Council Discusses Plaza Zoning, Taxes
By Christopher Selmek, Urbana Daily Citizen, email@example.com
The Urbana City Council held a public hearing on Tuesday concerning a zoning map update revoking the Scioto Street Plaza Planned Unit Development zoning and rezoning two parcels from PUD to B-2 General Business District. No members of the public spoke at the hearing and council members had no questions. Council heard the second reading of this ordinance during the regular meeting, which followed the hearing.
According to Zoning Officer Adam Moore, there has been no development within the PUD containing Taco Bell, Goodwill and Tim Hortons for five years, and a person interested in the property says B-2 zoning would be most appropriate for his intentions. Rezoning would not negatively affect any of the businesses currently in that area, Moore said.
Michael Lentz of the Manick Smith Group, Columbus, attended the meeting. Council President Marty Hess asked about the possibility of improving safety at the parking lot exits and Lentz said that it is being considered.
Council member Pat Thackery said he believes the rezoning will encourage development. Following the passage of the rezoning ordinance, there will be an additional process of subdividing the B-2 zone into four sections.
Council heard the second reading of five ordinances approving collective bargaining agreements between the city and various entities, including the Urbana Firefighters Association, the Urbana service divisions public employees of Ohio teamsters, and the Fraternal Order of Police / Ohio Labor Council, Inc. Administrator Kerry Brugger said this was the first time that all five agreements happened simultaneously, as they are usually discussed throughout the year.
All five agreements eliminated “fair share” language in compliance with the U.S. Supreme Court’s Janus decision that ended compelled union dues for public employees.
The city agreed to a 2.25 percent or 2.5 percent base wage increase for firefighters and police officers during each contract year, depending on their union affiliation and length of service.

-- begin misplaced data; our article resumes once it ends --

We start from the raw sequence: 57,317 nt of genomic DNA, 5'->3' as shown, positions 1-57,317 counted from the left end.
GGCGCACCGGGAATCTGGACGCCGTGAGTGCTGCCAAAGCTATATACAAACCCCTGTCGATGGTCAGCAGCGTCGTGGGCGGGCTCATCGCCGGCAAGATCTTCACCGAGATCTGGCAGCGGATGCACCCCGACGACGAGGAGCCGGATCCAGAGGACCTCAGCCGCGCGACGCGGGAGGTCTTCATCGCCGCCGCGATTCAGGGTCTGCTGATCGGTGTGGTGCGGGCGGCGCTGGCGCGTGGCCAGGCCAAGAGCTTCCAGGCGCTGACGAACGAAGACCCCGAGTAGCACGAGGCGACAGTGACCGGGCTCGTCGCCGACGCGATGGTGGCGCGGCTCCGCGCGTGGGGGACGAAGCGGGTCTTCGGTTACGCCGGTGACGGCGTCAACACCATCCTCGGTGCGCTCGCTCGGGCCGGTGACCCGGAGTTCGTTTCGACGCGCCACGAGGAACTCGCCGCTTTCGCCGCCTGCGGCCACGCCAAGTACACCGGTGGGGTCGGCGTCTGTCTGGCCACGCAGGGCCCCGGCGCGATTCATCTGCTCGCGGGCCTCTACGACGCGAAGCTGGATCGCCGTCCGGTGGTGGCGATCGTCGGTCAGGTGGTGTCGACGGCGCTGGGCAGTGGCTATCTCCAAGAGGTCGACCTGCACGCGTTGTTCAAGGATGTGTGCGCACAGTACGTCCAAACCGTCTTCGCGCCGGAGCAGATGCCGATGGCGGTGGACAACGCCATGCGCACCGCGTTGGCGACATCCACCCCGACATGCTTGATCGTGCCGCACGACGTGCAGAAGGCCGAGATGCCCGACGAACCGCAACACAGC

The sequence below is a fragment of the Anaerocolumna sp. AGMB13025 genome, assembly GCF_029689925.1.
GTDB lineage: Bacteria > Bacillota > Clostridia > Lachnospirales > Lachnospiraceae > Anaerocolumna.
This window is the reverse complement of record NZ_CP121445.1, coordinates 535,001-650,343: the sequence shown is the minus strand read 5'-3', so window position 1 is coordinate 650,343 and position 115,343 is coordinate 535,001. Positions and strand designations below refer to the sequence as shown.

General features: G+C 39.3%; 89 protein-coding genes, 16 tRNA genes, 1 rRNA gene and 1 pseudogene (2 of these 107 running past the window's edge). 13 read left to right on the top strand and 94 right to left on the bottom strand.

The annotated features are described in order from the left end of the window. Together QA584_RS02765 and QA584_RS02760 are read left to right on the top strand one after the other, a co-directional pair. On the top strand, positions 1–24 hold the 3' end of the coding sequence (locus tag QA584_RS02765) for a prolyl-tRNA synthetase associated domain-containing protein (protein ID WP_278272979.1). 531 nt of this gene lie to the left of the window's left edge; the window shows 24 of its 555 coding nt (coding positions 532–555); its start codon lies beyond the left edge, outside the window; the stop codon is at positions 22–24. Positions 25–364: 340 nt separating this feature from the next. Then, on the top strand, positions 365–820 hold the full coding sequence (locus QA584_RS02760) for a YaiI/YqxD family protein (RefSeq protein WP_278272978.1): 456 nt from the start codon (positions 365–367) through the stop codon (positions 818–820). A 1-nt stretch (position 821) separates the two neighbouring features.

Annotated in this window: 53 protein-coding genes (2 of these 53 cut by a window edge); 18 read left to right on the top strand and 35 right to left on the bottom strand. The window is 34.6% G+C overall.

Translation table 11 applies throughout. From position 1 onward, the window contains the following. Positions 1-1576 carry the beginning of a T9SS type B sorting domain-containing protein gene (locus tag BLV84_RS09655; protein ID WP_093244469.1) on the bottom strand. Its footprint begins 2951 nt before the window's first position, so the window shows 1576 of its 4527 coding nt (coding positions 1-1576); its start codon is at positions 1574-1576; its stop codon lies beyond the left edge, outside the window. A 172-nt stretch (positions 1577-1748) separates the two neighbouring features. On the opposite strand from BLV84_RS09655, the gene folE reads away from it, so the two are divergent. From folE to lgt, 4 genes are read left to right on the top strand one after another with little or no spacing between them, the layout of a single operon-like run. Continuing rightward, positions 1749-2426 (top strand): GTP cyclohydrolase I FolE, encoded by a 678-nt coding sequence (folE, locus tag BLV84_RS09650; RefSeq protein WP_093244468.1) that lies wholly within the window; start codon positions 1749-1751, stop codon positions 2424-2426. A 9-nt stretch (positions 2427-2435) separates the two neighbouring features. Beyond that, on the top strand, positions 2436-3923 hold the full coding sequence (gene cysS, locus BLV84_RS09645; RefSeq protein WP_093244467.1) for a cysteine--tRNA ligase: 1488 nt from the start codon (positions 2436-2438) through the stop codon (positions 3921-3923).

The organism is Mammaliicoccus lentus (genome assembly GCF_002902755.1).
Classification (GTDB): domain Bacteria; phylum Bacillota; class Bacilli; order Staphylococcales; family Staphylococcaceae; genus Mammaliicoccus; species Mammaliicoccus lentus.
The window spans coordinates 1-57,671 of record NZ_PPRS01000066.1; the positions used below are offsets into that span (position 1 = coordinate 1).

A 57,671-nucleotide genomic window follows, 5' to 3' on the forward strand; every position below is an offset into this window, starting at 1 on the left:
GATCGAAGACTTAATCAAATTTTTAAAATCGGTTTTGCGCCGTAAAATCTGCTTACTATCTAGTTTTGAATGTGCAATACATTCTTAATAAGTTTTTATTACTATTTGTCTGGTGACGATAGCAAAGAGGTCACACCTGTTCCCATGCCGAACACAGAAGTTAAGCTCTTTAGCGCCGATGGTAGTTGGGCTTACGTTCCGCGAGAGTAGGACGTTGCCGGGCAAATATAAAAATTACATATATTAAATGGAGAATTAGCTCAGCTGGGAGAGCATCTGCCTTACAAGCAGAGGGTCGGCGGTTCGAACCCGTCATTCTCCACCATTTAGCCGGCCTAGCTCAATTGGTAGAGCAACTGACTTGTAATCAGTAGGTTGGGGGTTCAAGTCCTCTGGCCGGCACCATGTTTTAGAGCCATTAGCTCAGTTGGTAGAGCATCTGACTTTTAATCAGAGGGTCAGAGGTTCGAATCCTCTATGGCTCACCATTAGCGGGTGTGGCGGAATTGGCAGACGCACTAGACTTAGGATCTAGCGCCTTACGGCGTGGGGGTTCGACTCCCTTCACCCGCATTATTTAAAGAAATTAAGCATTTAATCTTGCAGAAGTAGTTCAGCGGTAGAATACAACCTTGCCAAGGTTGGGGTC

Council heard the first reading of an ordinance adding an additional six-tenths of one percent tax on income to the current additional four-tenths rate, establishing a new additional tax rate at one percent. The proposed ordinance states that vital public safety services no longer can be adequately funded by the four-tenths rate due to reductions made at the state level of government.
Urbana voters rejected similar ballot measures during the November and May elections. If this ordinance is passed after three readings, council will next pass a resolution putting the issue on the ballot in spring of 2019. If passed, the tax will take effect on July 1st, 2019.
“We’ve met several times since the last defeat of this particular ordinance and feel that it’s probably still the best way for us to go to try to get a balance to the budget, and to get security for the funds for the EMS, police and fire departments, so we decided to put that back on the ballot,” said Thackery. “I think we gained a lot the second time, I think the third time there will be even better communications and a little bit more understanding. We’ve continued to look at other ways of funding that and there are none that we could find, so we’re back out and saying lets do it again.”
“It’s been voted down twice and I don’t think people are going to pass it,” said council member Ray Piper. “You know we need the money, but they don’t want to take that money out of their paycheck.”
“I think we ought to try it one more time, but at a certain point we’re beating a dead horse,” said council member Eugene Fields. “The voters have voted it down twice. I’m not saying more education won’t help, and maybe trying to pull some of these people who were so opposed to it… maybe we need to try to reach out to them and try it one more time.”
Fields asked how much it was costing to sponsor this ordinance and was informed that it cost nothing to put the issue on the ballot, since it was not a special election, and that the funds for the campaign came from the committee set up for that purpose instead of from public funds. When City Law Director Mark Feinstein asked if there was council sponsorship of this ordinance, council member Dwight Paul said that he was involved with the campaign and willing to have his name associated with the ballot issue.
The next council meeting will take place on Jan. 8 due to the New Year’s holiday.
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